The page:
Many students experience this course as different from other mathematics courses they have taken since this style is not common in college level mathematics content courses.  For this reason, an article titled A Guide for You, the Student: Making Sense of Geometry in an Inquiry Class is included.  This guide briefly states the goals, objectives and rational for the curriculum and also contains suggestions for the student on how to make the activities a valuable and rewarding learning experience.  A list of these suggestions is reproduced in the front of the text as an aide for students.


·  Extensively class tested.

This text has been extensively class tested for over six years with preliminary versions used by cooperating faculty at several universities across the US through support from National Science Foundation grants #0231161 and #9752288.2



Table of Contents

Part I: Paper Folding

Chapter 0 - Warm Up Activities

0.0 Introduction

0.1 Folding Polygons from a Circle

0.2 Making Squares

0.3 Two Congruent Halves

0.4 Dissecting Figures

Chapter 1 - Polygons and the Angle Relationships

1.0 Introduction

1.1 Parallel Line Grid - Triangle Angle Sum

1.2 Envelope Fold - Triangle Angle Sum

1.3 Triangle and Quadrilateral Angle Sums by Tearing

1.4 Polygon Angle Sums: How many Triangles?

1.5 The Angles of a Polygon

1.6 When Does Erika's Idea Work?

1.7 The Greedy Triangle

1.8 Problems: Angle Sums and Angle Relationships

1.9 Four Kinds of Related Angles

1.10 Figuring Angles and Checking by Measurement

1.11 Parallel Lines: How to Recognize Them

1.12 Measuring Sides and Angles of Triangles

1.14 Convex: Different Ways to Make Sense of It

1.14a Angle Problems - Version A

1.14b Angle Problems - Version B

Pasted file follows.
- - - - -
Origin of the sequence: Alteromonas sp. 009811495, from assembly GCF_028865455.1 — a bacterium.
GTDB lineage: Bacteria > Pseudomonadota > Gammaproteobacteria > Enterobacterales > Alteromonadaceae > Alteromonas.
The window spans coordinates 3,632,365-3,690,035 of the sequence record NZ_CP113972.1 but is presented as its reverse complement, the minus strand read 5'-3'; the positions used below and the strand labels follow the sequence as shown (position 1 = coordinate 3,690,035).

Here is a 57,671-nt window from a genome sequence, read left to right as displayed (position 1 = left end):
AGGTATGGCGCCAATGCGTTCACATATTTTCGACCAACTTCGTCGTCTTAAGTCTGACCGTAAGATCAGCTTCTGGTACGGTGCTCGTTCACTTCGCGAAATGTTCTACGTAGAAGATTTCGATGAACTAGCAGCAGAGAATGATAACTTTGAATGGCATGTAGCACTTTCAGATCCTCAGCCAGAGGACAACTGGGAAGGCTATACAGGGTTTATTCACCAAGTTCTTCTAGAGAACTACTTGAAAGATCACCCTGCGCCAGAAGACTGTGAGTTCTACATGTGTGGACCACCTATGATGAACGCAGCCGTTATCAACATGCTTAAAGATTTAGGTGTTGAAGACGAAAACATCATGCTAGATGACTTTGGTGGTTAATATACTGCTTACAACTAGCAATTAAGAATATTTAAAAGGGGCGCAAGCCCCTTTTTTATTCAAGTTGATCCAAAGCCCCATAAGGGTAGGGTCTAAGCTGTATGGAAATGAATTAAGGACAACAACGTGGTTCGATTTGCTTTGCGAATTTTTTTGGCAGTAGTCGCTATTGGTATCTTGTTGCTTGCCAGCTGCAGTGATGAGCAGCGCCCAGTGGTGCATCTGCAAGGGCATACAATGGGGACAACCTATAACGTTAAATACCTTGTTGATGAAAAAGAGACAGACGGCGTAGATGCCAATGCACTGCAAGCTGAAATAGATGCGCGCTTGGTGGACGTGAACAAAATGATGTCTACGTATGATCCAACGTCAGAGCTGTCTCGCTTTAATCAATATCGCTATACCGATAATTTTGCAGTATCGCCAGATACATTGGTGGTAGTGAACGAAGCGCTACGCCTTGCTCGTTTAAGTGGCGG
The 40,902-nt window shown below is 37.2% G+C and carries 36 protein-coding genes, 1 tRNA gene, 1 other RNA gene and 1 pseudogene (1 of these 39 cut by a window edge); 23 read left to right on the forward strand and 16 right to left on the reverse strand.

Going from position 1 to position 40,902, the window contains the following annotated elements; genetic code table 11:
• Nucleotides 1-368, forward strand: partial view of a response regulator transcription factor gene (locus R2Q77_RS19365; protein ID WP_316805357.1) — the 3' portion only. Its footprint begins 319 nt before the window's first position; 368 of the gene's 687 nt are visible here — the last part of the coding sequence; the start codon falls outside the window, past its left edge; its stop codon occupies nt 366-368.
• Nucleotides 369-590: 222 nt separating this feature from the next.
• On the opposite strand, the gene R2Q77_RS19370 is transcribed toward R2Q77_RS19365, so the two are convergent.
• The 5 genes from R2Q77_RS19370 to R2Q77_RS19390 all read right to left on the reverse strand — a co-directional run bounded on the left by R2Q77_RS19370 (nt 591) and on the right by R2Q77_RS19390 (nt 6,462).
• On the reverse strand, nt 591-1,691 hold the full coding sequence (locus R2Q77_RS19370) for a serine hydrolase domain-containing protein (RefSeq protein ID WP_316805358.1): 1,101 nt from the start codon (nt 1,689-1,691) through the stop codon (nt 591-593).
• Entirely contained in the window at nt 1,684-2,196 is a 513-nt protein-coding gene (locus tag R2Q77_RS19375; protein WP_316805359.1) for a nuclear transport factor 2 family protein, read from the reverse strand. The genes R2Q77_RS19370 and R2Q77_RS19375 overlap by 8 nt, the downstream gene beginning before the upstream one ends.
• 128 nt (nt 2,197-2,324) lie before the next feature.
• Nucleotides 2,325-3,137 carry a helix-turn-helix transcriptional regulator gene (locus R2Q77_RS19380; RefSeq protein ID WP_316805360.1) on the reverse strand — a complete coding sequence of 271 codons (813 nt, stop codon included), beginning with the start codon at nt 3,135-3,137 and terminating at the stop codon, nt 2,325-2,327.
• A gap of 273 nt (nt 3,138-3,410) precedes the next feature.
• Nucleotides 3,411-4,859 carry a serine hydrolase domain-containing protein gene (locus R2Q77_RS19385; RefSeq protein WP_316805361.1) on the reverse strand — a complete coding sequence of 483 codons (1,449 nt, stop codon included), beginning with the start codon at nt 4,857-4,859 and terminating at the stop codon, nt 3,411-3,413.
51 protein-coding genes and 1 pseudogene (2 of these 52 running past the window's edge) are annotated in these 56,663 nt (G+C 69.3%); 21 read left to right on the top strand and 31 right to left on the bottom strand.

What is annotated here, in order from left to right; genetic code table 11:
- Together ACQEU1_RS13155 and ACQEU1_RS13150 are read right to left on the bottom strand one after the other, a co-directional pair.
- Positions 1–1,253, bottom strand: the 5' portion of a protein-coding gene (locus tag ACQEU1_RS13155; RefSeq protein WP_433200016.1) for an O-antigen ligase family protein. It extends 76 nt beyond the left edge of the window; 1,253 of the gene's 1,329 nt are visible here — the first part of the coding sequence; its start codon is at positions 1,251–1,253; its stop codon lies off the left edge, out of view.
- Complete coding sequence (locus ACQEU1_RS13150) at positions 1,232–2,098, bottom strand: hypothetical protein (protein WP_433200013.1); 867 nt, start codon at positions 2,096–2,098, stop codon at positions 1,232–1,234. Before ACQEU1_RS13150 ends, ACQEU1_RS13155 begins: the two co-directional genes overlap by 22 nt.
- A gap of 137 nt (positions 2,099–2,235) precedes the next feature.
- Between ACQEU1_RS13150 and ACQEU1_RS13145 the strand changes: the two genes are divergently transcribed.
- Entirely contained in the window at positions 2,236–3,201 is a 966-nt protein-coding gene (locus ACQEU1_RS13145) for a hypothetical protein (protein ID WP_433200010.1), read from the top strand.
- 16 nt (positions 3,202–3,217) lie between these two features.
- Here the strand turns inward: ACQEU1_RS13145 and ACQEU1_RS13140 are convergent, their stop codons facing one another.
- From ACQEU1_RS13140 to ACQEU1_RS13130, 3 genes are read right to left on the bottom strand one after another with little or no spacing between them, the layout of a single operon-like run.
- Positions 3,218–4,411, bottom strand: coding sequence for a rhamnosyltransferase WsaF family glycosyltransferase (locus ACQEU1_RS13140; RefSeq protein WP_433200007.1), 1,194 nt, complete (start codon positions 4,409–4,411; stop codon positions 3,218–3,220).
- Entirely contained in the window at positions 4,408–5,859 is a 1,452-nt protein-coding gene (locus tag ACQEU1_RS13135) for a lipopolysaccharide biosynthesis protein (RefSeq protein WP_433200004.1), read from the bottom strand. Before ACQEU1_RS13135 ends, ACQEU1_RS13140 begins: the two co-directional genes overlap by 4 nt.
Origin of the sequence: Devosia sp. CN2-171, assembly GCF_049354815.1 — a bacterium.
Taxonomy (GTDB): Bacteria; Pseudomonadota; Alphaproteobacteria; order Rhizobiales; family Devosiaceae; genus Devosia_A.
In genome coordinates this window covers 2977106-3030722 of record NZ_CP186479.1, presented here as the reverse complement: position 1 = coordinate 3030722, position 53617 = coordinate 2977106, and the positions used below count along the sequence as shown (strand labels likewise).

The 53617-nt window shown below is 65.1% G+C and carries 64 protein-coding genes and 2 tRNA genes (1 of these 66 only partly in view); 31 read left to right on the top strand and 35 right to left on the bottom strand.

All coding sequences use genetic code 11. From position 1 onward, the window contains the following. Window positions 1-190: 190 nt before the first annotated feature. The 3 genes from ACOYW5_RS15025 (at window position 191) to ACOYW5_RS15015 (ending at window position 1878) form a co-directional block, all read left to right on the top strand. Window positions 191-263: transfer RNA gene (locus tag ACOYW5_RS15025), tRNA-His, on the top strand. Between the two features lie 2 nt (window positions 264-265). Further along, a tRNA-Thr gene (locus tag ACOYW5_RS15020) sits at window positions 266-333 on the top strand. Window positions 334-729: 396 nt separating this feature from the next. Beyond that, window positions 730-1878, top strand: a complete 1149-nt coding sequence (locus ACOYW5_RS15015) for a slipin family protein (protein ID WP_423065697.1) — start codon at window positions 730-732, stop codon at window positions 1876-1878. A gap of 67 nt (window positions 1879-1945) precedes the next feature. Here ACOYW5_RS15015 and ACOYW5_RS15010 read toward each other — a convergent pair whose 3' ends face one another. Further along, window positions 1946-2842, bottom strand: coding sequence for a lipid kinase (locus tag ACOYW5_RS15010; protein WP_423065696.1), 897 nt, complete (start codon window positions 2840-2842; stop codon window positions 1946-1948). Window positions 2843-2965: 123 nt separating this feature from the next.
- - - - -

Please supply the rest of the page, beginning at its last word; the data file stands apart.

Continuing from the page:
1.15 Angle Probems - More

1.16 How Do I Know if I Understand?

1.17 Conjecturing ABout Quadrilaterals

1.18 Possible or Not?

1.19 True or False (with Example)

1.20 Under What Conditions?


Chapter 2 - Quadrilaterals and Their Definitions

2.0 Introduction

2.1 Checking Properties of Quadrilaterals

2.2 Properties of Quadrilaterals

2.3 Marking Quadrilateral Properties

2.4 Properties of Diagonals of Quadrilaterals

2.5 Checking Quadrilaterals by Folding

2.6 Read Carefully: Every Word Counts!

2.7 Checking Examples Visually or Physically

2.8 Exploring Medial Quadrilaterals

2.9a Problems: Properties of Quadrilaterals, Version A

2.9b Problems: Properties of Quadrilaterals, Version B

2.10 More Problems: Properties of Quadrilaterals

2.11 A Deeper Understanding of Definitions

2.12 Special Cases of Quadrilaterals

2.13 Definitions: Inclusive or Exclusive

2.14 Problems: Inclusive and Exclusive Definitions

2.15 What Is a Kite? Equivalent Definitions

2.16a Problems: Definitions of Quadrilaterals, Version A

2.16b Problems: Definitions of Quadrilaterals, Version B

2.17 More Problems: Definitions of Quadrilaterals

2.18 How Do I Know if I Understand?



Four Contexts for Geometric Constructions

Prologue to Chapters 3, 10, 12, and 14


Chapter 3 - Constructions by Paper Folding

3.0 Introduction

3.1 Introducing CDs: Two Basic Constructions

3.2 CD Problem: A Parallel Line

3.3 CD Problem: The Median

3.4 CD Problem: An Equilateral Triangle

3.5 CD Problem: A Square

3.6 Circumscribing Circle

3.7 Inscribed Circle

3.8 Balance Point of a Triangle

3.9 Additional CD Problems Using Basic Construction Steps

3.10 Group Problem: Inscribed Circles

3.11 Folding a Six-Pointed Star or a "Snowflake"

3.12 Problems Involving Paper Folding

3.13 How Do I Know if I Understand?


Chapter 4 - Explorations in Three-dimensional Geometry

4.0 Introduction

4.1 Polyhedra (Solids) from an Envelope

4.2 Roll-and-Fold Prism and Pyramid Activities

4.3 Net Project A: Prisms

4.4 Prisms

4.5 Makiing Sense of Volume: A Basic Relationship